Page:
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Wilma Rudolph
Olympic Champion
Virtual Assembly Program for Grades K-8


Wilma Rudolph was born in the South in 1940s to strong, caring parents. At the age of four, she contracted polio, which partially paralyzed her left leg. Doctors told her she would never walk normally again.   The ridicule from other children hurt her feelings terribly, but the support of her family kept her spirit strong. She faithfully did the exercises she learned at therapy and practiced her walking more very day until finally, when she was ten years old, she could walk and run as fast as she wanted all by herself. 

Wilma ran track in high school and kept her grades up, too, knowing that winning races would get her medals, but a good education would get her through life.  At age 15, she won a bronze medal in the 1956 Olympic Games, and three years later became the first in her family of 22 children to go to college.  She studied hard and excelled in track, learning how to lose with grace and improve with practice. Her tenacious spirit propelled her to the 1960 Olympic Games, where she became the first woman in the United States to win three gold medals in the Olympics in track, a truly astonishing feat. Wilma Rudolph was “The fastest woman in the world.”

Wilma then graduated from college and became a teacher, coach and mentor to others, encouraging young people in particular to “never underestimate the power of dreams, for the potential for greatness lives within each of us.” Through experiencing her inspiring story, children will gain a broader perspective of Black history and realize the power of conviction, hard work, determination and self-belief in achieving their own personal dreams and goals.

                            VIEW ANYTIME FROM ANYWHERE ON THE SCHOOL DAY YOU BOOK.
 This program will be available via a simple link and password for the full school day on which you book.
       No programs to download or log into. Perfect for any virtual or in-school learning environment.


RELATED CURRICULUM SUGGESTIONS FOR THIS ASSEMBLY PROGRAM

  • Black History Month
  • Women’s History Month
  • Character education
  • Disability awareness
  • Civil Rights Movement
  • Biographies
  • Bullying
  • Social studies, language arts, and physical education

SPECIAL CELEBRATION DATES:

*September, 1960 - Wilma became first American woman to win three gold medals in one    Olympics
*October - Disability Awareness Month, National Book Month
*October 18-24 - National CHARACTER COUNTS! Week
*November, 1956 - Wilma won a bronze medal in the Olympics
*November 16-20 - American Education Week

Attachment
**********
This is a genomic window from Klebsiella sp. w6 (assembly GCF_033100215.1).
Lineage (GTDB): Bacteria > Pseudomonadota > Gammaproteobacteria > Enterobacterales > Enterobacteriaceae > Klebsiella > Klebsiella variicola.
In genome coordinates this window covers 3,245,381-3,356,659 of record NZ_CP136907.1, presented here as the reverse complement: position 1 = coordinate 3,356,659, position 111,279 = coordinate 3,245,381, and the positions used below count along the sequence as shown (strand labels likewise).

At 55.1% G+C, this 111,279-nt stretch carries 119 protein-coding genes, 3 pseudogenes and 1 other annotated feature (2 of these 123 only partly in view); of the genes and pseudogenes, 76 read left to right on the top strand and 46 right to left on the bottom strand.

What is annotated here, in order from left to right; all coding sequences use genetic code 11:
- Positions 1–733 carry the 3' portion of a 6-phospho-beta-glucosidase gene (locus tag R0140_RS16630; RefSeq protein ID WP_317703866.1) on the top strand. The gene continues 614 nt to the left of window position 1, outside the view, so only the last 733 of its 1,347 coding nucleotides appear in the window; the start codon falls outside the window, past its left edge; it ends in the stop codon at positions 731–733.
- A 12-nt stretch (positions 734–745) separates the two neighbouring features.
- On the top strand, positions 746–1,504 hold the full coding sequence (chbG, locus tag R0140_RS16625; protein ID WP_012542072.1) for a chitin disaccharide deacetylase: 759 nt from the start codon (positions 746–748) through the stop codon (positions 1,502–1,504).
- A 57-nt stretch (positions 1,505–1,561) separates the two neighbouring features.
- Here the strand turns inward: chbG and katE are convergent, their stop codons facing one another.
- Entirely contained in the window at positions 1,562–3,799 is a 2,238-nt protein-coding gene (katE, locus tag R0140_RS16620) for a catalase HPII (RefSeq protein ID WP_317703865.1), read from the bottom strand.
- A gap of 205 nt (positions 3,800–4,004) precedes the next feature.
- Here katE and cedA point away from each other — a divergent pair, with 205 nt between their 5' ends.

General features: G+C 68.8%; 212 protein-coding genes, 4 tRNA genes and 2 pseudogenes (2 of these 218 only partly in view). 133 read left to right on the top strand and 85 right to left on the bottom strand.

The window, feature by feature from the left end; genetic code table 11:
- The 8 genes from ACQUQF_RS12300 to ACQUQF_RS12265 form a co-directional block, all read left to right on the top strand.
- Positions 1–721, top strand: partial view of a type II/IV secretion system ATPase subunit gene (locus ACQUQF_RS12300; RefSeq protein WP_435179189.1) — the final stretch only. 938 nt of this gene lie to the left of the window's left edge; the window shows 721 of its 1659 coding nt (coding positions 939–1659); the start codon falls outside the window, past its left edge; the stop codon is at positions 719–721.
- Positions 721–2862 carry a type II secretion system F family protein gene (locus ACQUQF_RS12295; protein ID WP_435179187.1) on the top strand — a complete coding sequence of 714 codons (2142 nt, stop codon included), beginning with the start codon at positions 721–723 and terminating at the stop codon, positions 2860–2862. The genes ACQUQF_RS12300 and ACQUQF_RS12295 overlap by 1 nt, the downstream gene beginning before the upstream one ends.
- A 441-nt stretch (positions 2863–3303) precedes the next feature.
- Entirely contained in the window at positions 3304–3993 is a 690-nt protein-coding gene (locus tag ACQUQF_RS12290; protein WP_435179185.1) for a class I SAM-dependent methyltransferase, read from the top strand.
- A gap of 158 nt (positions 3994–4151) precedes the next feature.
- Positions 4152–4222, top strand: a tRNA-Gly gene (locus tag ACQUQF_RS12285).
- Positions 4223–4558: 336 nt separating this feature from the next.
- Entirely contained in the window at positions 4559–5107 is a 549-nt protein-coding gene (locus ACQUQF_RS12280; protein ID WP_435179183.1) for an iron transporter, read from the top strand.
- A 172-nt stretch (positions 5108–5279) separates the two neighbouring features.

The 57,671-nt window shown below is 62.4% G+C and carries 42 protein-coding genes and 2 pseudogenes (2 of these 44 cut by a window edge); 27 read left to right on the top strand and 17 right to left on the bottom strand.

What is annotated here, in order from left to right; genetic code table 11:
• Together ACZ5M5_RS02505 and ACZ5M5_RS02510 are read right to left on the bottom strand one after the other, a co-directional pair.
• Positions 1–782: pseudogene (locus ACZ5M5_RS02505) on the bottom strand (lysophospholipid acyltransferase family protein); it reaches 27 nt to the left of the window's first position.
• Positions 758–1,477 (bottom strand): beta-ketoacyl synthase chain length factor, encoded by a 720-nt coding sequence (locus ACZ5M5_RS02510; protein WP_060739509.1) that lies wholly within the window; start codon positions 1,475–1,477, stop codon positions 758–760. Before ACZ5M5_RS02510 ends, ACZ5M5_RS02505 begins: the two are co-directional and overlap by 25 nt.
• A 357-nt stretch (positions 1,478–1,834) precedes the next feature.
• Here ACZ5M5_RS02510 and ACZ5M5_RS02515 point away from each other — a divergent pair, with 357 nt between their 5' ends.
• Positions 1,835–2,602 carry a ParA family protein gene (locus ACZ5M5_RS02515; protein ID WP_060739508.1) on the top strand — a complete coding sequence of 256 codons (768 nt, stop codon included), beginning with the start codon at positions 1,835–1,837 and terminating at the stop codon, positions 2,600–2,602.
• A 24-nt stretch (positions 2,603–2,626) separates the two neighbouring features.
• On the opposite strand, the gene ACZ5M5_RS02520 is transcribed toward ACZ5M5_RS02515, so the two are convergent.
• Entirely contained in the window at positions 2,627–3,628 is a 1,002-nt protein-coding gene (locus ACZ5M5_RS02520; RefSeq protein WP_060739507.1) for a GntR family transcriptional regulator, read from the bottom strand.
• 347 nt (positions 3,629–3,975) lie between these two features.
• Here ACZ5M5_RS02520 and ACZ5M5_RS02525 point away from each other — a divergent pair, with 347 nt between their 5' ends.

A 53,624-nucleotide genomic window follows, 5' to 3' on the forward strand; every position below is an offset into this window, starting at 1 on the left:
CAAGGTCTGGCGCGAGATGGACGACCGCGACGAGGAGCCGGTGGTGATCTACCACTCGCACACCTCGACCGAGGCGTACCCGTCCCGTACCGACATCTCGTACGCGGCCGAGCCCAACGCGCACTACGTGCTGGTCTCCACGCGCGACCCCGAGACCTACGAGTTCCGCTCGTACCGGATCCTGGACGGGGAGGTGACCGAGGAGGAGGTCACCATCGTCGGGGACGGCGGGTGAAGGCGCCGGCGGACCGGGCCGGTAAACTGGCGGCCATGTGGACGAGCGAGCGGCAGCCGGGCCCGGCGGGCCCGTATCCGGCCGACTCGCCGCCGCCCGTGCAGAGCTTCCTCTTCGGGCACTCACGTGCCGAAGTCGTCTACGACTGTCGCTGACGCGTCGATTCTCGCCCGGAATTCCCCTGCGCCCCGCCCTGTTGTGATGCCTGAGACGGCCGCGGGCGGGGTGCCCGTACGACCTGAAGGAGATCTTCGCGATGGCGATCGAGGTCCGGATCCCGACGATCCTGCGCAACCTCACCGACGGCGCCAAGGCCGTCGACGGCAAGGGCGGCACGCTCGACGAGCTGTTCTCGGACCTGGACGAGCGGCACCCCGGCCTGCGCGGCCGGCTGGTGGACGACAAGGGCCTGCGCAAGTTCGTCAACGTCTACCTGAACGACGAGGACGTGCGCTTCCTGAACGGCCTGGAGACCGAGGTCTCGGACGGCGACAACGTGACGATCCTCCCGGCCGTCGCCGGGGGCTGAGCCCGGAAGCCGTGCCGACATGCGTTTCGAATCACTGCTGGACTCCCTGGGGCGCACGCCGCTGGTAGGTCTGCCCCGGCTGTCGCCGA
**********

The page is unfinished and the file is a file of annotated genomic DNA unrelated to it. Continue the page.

*November 9-15 – Fall Children's Book Week
*February - Black History Month, Youth Leadership Month
*March - Women’s History Month
*April 4-10 - National Library Week
*May 3-9 – Spring Children’s Book Week
*May - National Sports and Fitness Month
*June – Summer Olympics coming up in July!
*July – August – Perfect for any summer programming

*For specific tie-ins to your state's curriculum and learning standards, please call our office.


TESTIMONIALS:

CHICAGO:
"Captivating and inspiring assembly program; geared to the age level. These assemblies are a must each year!"
  -- First Grade Teacher, Foster School, Oak Forest
"This program teaches how education prepares you for life, not just a moment of glory, and it also teaches persistence to overcome difficulties in one's life."
  -- Fifth Grade Teacher, Clissold School, Chicago

BOSTON:
"The performance was excellent . It kept the kindergarten class captivated. She really made you feel she was the character, not an actress."
  -- Kindergarten Teacher, Franklin School, Medford
"It was truly a learning experience of considerable magnitude. I have seldom had the privilege of attending an assembly program where the material and method were so masterfully accomplished."
  -- Sixth Grade Teacher, Canterbury Street School, Worcester

MINNEAPOLIS/ST. PAUL:
"Inspirational! The kids sat in awe. We could use more positive messages like this these days."
  -- Primary Teacher, Hoover School, Coon Rapids
"One of the best assembly programs I have seen in 31 years. It was fun, serious, well-paced, creative and at the kids' maturity and interest level."
  -- Fifth Grade Teacher, Chelsea School, St. Paul

 

Historical Perspectives for Children, LLC
630-886-3256

Email: hpcprograms@gmail.com
www.HistoricalPerspectives.net